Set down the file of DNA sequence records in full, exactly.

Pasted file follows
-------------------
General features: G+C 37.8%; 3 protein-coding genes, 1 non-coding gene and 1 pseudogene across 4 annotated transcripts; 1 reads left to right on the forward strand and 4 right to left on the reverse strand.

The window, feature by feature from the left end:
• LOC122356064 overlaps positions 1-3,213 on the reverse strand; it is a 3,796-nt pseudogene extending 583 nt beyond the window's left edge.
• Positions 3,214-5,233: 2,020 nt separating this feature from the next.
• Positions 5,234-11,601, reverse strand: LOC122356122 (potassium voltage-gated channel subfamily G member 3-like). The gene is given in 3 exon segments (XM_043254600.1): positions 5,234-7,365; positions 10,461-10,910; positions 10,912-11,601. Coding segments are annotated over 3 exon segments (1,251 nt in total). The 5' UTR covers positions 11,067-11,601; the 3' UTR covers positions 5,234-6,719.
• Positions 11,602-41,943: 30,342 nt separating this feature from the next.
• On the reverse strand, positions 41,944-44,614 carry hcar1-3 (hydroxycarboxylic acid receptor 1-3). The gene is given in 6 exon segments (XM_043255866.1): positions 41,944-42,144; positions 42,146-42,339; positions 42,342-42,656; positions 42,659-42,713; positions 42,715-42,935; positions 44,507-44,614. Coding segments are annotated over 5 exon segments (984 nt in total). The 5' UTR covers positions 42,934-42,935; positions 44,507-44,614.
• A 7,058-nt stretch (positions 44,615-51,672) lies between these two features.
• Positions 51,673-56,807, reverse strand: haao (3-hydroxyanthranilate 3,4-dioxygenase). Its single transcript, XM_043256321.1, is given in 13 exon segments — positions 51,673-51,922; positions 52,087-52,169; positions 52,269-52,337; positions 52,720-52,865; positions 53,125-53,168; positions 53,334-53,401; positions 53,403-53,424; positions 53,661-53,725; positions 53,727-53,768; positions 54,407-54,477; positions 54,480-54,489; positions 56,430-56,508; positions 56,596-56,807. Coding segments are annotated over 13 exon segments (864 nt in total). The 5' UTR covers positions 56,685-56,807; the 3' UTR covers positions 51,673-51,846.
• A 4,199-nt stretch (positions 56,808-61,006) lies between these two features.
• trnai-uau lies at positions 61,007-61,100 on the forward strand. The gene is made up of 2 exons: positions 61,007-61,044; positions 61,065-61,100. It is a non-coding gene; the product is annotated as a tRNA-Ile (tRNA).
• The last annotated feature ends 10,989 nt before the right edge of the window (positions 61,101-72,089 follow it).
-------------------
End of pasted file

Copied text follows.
General features: G+C 37.8%; 3 protein-coding genes, 1 non-coding gene and 1 pseudogene across 4 annotated transcripts; 1 reads left to right on the forward strand and 4 right to left on the reverse strand.

The window, feature by feature from the left end:
• LOC122356064 overlaps positions 1-3,213 on the reverse strand; it is a 3,796-nt pseudogene extending 583 nt beyond the window's left edge.
• Positions 3,214-5,233: 2,020 nt separating this feature from the next.
• Positions 5,234-11,601, reverse strand: LOC122356122 (potassium voltage-gated channel subfamily G member 3-like). The gene is given in 3 exon segments (XM_043254600.1): positions 5,234-7,365; positions 10,461-10,910; positions 10,912-11,601. Coding segments are annotated over 3 exon segments (1,251 nt in total). The 5' UTR covers positions 11,067-11,601; the 3' UTR covers positions 5,234-6,719.
• Positions 11,602-41,943: 30,342 nt separating this feature from the next.
• On the reverse strand, positions 41,944-44,614 carry hcar1-3 (hydroxycarboxylic acid receptor 1-3). The gene is given in 6 exon segments (XM_043255866.1): positions 41,944-42,144; positions 42,146-42,339; positions 42,342-42,656; positions 42,659-42,713; positions 42,715-42,935; positions 44,507-44,614. Coding segments are annotated over 5 exon segments (984 nt in total). The 5' UTR covers positions 42,934-42,935; positions 44,507-44,614.
• A 7,058-nt stretch (positions 44,615-51,672) lies between these two features.
• Positions 51,673-56,807, reverse strand: haao (3-hydroxyanthranilate 3,4-dioxygenase). Its single transcript, XM_043256321.1, is given in 13 exon segments — positions 51,673-51,922; positions 52,087-52,169; positions 52,269-52,337; positions 52,720-52,865; positions 53,125-53,168; positions 53,334-53,401; positions 53,403-53,424; positions 53,661-53,725; positions 53,727-53,768; positions 54,407-54,477; positions 54,480-54,489; positions 56,430-56,508; positions 56,596-56,807. Coding segments are annotated over 13 exon segments (864 nt in total). The 5' UTR covers positions 56,685-56,807; the 3' UTR covers positions 51,673-51,846.
• A 4,199-nt stretch (positions 56,808-61,006) lies between these two features.
• trnai-uau lies at positions 61,007-61,100 on the forward strand. The gene is made up of 2 exons: positions 61,007-61,044; positions 61,065-61,100. It is a non-coding gene; the product is annotated as a tRNA-Ile (tRNA).
• The last annotated feature ends 10,989 nt before the right edge of the window (positions 61,101-72,089 follow it).